As planned, we stopped by the line forming at Frontera Grill on the walk back to the hotel.  After a short wait, they took our name and cellphone number, and told us to come back in 40 minutes for our table.  Perfect!  We went back to this unexpectedly convenient Best Western, changed our clothes, and got back to the restaurant in plenty of time.  Will particularly loved his striped bass dish (below) which had an almond-jalapeno mole sauce and which was also grilled to perfection.  We both thought that the broccoli florets were especially well-flavored with the charcoal grill aroma!

In the morning, we had a delicious breakfast of spicy chicken “tinga” and light and fluffy lemon pancakes with a side of brown sugar cured bacon.  We also loved that coffee from La Colombe which they poured generously at Beatrix, a place we will definitely return to on our next visit to Chicago.

After breakfast, we walked all around the city, along the river, past the Wrigley building, down upscale shopping districts, and back towards our hotel on Ohio St.  Just east of our hotel, we saw that we had been unwittingly just minutes away from Eataly.  We stopped in, savored food porn—bought nothing—and decided that we’ll at least visit the wine bar there on our next visit.

Did we mention that we enjoyed our brief sojourn so much that we’ve vowed to make a habit of overnight stays in the very city we call home but never actually visit?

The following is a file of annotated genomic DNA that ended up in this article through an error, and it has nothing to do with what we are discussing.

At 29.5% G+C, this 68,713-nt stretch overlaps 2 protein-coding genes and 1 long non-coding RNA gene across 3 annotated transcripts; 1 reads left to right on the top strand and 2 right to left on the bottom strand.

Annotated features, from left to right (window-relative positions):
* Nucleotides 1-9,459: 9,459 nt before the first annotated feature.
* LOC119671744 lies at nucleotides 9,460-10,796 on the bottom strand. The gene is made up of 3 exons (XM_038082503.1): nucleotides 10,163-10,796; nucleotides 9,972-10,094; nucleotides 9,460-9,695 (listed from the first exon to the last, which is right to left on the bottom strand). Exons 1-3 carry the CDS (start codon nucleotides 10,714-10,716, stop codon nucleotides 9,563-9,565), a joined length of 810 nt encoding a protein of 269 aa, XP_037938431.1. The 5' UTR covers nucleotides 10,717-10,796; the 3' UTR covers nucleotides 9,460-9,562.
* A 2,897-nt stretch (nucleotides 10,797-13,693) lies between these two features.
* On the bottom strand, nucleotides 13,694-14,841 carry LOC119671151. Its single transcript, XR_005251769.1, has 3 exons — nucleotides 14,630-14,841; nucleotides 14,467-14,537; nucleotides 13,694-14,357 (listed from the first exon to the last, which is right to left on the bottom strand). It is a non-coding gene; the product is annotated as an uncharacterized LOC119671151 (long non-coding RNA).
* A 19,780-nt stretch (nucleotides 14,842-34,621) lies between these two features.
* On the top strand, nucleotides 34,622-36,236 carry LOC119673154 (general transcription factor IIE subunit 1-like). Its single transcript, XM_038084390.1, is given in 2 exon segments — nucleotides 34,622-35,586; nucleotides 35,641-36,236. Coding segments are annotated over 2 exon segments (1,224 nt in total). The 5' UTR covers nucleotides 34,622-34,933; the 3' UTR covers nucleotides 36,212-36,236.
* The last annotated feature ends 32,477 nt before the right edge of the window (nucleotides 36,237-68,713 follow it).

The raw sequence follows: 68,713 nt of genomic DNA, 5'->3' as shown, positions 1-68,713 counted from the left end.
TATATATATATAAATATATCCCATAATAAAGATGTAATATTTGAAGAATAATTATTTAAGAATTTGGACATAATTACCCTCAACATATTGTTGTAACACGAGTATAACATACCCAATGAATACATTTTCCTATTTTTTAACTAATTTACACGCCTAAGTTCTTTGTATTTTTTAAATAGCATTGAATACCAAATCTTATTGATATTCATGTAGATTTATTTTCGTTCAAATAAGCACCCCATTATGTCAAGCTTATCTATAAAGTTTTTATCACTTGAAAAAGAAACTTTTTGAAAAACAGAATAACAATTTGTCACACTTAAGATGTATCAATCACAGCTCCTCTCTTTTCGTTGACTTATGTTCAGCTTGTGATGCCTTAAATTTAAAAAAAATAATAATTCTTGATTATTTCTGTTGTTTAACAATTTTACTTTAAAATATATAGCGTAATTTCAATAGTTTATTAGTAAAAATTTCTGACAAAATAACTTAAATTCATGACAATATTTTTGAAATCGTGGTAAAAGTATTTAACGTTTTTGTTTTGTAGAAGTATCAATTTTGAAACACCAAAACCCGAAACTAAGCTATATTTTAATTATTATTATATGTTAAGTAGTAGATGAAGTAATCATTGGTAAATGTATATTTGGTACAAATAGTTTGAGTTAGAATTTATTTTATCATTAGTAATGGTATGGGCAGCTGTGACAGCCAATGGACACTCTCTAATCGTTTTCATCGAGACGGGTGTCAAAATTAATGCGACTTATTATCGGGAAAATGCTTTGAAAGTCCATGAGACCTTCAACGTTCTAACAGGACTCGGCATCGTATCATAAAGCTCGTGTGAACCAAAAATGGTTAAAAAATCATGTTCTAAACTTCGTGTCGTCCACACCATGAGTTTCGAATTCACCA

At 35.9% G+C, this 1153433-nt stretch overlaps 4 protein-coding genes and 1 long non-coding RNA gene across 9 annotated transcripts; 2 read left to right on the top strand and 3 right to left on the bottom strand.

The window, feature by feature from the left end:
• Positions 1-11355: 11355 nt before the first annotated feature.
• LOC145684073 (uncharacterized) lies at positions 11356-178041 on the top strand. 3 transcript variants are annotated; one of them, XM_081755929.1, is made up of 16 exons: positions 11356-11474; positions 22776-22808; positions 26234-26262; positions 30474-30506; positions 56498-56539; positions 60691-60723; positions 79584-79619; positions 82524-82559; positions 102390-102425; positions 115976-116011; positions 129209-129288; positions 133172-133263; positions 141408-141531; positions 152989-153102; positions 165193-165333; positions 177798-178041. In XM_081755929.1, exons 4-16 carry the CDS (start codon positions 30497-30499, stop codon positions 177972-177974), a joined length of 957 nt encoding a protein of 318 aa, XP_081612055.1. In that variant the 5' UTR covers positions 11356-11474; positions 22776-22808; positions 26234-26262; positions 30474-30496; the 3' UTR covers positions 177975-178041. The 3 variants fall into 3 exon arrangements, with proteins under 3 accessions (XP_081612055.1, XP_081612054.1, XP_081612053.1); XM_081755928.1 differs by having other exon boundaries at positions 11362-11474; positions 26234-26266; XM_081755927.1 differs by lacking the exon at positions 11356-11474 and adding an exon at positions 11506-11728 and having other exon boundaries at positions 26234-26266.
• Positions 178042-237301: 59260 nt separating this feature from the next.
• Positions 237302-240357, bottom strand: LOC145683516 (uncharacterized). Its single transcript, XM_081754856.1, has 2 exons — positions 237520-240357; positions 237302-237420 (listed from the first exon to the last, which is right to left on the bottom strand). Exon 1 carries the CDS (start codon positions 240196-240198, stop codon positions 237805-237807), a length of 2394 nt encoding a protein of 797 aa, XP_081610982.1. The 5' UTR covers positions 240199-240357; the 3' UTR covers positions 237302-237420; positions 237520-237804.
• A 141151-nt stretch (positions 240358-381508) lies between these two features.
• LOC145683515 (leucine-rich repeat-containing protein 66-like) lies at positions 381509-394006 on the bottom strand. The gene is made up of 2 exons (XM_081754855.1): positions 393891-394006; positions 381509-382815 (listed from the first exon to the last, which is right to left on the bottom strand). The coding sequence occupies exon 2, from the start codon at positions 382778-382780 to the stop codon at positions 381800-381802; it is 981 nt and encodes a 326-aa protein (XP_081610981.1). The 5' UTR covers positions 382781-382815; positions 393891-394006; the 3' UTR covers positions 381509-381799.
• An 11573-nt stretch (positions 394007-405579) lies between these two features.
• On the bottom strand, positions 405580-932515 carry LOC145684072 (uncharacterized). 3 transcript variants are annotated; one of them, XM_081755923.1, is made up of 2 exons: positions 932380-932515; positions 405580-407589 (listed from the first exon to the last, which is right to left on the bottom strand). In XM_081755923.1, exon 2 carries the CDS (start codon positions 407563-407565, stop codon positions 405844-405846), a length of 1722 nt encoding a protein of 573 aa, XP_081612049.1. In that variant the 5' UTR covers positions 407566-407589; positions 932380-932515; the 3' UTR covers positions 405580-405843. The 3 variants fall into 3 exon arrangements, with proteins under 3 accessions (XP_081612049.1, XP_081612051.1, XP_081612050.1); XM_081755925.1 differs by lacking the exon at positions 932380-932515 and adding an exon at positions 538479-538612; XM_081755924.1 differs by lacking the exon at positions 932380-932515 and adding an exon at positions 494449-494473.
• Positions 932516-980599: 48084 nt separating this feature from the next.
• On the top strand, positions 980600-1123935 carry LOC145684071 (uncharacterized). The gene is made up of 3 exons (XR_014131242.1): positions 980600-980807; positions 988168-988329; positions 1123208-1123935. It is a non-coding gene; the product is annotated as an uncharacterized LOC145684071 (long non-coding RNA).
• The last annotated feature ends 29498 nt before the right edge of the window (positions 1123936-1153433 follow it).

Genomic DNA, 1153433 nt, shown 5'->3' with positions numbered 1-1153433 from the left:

Friday, December 5, 2014

Breakfasting at the Bryn Mawr Breakfast Club

Some of our favorite weekend breakfast places: M. Henry, Marmalade, Alexander’s Breakfast and Lunch (click here for review).  A new breakfast and lunch place opened by the guy who helped created menus at these aforementioned favorites: Bryn Mawr Breakfast Club.

Add to these credentials that this place transformed a former dive into a gourmet dining option with quaint and minimalist and comfy decor.  (Look at what the place looks like inside now!)

And add to that minor miracle that this place is in the middle of a stretch of land contested in an eminent domain fight with much bigger political powers.

And you have…?  An amazing place with creative dishes that pay tribute to the surrounding Korean and Latino neighborhoods.  A place with good coffee served in thick ceramic mugs.  A place with sweet and savory dishes that make you wonder why you would want to fight crowds at 8am to go to M. Henry in Andersonville when you can stroll in and be made comfortable on Bryn Mawr and Kimball, a much less hip and congested area.

Apparently, they wanted to make sure that Korean patrons would feel welcome, so they included a dish called “Pajun Pancakes” (at top of post)—savory scallion pancakes with jalapenos and minced kimchi and a soy dipping sauce—with eggs, Brussels sprouts and pork belly (so, that last bit was more like some bacon pieces).  It was a lot of excellent food and a great deal!

Their Chilaquiles (above)—served here with a verdes sauce, but also available with a rojos option—are served with eggs, plaintains, rice and beans, and tortillas.  I love how slightly soft but still crunchy their tortilla chips are when cooked in the sauce, and the dish is a substantial vegetarian offering.

While smallest of the dishes ordered, Will’s “Cinnamon Hotcakes” (below) were really very special.  The apricot glaze was not terribly apricot-y (and I mean that in a good way), and the pancakes were shaped and swirled like a flattened cinnamon roll, but also fluffy at the same time.  The “frosting” was the vanilla mascarpone cream that is ubiquitous in breakfast places these days—and for good reason too!

Now we don’t know where we should have our weekend breakfasts!